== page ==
Although much is spoken about the Dalit Panthers, especially in terms of references to the era in which they gained strength in Maharashtra, especially in (then) Bombay, not much is known about them. The chroniclers of modern India, mostly upper-caste men, have chosen to remain fascinated with the Freedom Struggle and the personas of Nehru and Gandhi, giving short shrift to almost everyone and everything else, especially movements like the Dalit Panthers that had caste as their main concern. This is due to the fact that such movements expose the soft underbelly of India’s so-called lofty status (non-violent resistance, peace-loving, etc).
The caste system is based on the premise of potential punitive violence to maintain the rigid hierarchy that defines it. For all his homilies on eradication of untouchability, Gandhi never bothered to address this glaring anomaly in his ideas of the Ram Rajya and the Village Republic. These ideas are nothing but tacit glorification of the caste system, and it was not surprising that Ambedkar was staunchly against eulogizing the village as India’s model unit of cohabitation.
By the time the country realized that Gandhi had no real solutions to solve India’s problems, only placebos to maintain the status quo, it was late and the volatile decade of the 1970s was upon us.
Starting with the 1971 war with Pakistan, the decade later saw the Emergency and ended with the first non-Congress government trying to stem the rot that had set in the system but failing. It was in the early years of this decade that the Dalit Panthers rose to prominence.
The movement first caught on in Bombay, among those who lived in the city’s slums and worked in its mills and factories and belonged to the so-called lower castes. As is well known, Namdeo Dhasal, the fiery poet and later politician, was one of the founding members of the group. Those with literary skills and ambitions in fact dominated the list of the founding members, like Raja Dhale and J.V. Pawar, whose detailed account of the years of formation of the organization up to the period in which it was dissolved constitutes the book under review, Dalit Panthers: An Authoritative History.
The emergence of the Dalit Panthers was also a result of educated Dalit youth’s disenchantment with the politics of the Republican Party of India, which claimed to represent them but – long after the death of its founder Ambedkar – had become faction-ridden. The RPI members had acquired the reputation of hobnobbing with and cozying up to the Congress, which ruled at the Centre and in Maharashtra.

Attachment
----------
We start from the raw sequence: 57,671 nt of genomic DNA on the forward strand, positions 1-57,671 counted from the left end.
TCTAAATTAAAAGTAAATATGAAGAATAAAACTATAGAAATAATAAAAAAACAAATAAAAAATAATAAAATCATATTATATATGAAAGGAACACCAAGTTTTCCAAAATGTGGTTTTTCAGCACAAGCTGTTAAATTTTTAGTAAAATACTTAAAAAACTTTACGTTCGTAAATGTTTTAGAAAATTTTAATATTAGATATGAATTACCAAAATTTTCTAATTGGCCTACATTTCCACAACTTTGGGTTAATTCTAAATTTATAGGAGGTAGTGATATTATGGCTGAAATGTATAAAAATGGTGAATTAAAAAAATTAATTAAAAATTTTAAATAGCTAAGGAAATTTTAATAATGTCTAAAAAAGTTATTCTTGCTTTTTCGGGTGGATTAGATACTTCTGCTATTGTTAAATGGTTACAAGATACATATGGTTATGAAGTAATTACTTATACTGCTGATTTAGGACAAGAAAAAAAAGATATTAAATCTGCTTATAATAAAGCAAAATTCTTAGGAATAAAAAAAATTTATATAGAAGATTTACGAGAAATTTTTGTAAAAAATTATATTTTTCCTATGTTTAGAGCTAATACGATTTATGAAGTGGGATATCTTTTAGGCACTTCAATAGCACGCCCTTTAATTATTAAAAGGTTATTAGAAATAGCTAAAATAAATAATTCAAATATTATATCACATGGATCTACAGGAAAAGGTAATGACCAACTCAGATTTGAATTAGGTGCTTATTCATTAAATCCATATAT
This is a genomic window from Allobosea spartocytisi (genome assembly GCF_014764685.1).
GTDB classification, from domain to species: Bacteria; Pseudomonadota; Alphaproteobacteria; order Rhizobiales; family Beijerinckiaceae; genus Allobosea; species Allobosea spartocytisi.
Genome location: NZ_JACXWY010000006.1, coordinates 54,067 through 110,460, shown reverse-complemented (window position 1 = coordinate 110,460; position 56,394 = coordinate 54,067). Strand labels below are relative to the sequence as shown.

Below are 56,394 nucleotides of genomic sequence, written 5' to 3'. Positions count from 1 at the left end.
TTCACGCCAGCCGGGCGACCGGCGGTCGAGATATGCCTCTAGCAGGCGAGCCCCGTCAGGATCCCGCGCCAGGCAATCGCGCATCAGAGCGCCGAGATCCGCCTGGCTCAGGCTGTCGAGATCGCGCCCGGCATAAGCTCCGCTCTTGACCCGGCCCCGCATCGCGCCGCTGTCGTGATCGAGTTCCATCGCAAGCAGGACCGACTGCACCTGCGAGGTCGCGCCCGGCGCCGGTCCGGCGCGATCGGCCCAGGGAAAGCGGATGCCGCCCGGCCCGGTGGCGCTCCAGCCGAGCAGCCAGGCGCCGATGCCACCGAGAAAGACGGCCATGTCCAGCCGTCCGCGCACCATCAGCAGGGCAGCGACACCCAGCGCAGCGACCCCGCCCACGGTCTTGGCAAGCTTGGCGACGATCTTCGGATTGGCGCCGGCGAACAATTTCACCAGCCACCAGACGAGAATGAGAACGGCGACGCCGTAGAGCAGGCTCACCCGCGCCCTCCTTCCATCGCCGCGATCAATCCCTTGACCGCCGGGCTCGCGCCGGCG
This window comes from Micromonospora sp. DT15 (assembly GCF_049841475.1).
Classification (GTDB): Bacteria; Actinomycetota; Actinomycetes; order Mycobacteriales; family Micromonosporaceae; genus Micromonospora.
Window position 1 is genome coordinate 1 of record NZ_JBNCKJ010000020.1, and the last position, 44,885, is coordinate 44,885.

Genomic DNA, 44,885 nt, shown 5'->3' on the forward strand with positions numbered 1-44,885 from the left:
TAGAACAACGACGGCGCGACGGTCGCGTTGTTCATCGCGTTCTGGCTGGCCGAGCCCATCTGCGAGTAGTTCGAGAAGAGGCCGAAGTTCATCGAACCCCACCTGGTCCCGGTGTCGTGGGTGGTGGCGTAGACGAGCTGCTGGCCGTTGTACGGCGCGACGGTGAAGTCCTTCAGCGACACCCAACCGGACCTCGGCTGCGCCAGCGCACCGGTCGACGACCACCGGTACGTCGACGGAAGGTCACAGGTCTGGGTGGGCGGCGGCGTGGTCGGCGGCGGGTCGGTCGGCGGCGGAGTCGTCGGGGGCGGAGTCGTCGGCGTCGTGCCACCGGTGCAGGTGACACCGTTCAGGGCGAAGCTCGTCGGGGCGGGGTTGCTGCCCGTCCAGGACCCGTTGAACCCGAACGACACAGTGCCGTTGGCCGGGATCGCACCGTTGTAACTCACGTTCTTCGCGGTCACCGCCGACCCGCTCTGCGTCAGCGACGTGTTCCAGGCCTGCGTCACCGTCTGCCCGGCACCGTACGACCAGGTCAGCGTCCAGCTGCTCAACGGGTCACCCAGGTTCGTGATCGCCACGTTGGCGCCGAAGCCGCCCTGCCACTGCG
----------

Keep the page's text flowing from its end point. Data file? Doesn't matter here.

Increasing atrocities against Dalits had also come to light at the time in Maharashtra and elsewhere. The Dalit Panthers adopted a militant attitude right from their inception in dealing with such incidents. Pawar narrates several incidents in his book when the Panthers had to resort to a show of force or issue threats in order to prevent atrocities against Dalits, especially in rural Maharashtra. However, the Panthers were not just relying on muscle power, useful as it could have been in several situations. They were also astute political operatives who knew how to work the political machinery and so employed political means to achieve their ends.
From the start, they were never far from controversy. Their writings and rallies often got them into trouble, with cases being lodged against them. The Bombay Police followed up with arrests, beatings and torture as it worked hard to thwart the movement.
The Dalit Panthers also took on the leaders of various factions of the Republican Party of India and made it one of their missions to expose their hypocrisy and opportunism.
At one point of time, their fame reached such heights that letters with the address “Dalit Panthers, Bombay” would reach Pawar with no difficulty, as he writes in one place. Even Prime Minister Indira Gandhi took note. She agreed to meet Pawar along with Dhale to discuss a horrific case of atrocity against two Dalit brothers from a village in Maharashtra. The then Congress Chief Minister’s lackadaisical approach in dealing with the case of the Gawai brothers, about which the Panthers complained to Indira Gandhi, led to his dismissal.
However, rifts between the founding members hobbled the movement. Dhasal, in particular, was volatile; Pawar accuses him of opportunism, too. Others resented lack of credit in the press. The influence of the Communists was another bone of contention. Ultimately, the organization split into three factions and was dissolved subsequently.
While the split was unfortunate, it was unavoidable. Despite their short-lived existence, the Dalit Panthers had a massive impact, and it can still be felt in the Dalit movement. The modus operandi of the Bhim Army bears resemblances to that of the Dalit Panthers.
Dalit Panthers is a detailed account by someone who was a founder of the movement. This makes the book valuable for researchers and laypersons alike. It is certainly a must-read for everyone interested in the idea of social justice in India and elsewhere.
Title: Dalit Panthers: An Authoritative History
Author: By J.V. Pawar
Publisher: Forward Press
Price: Rs 200 (paperback), Rs 400 (hardback)
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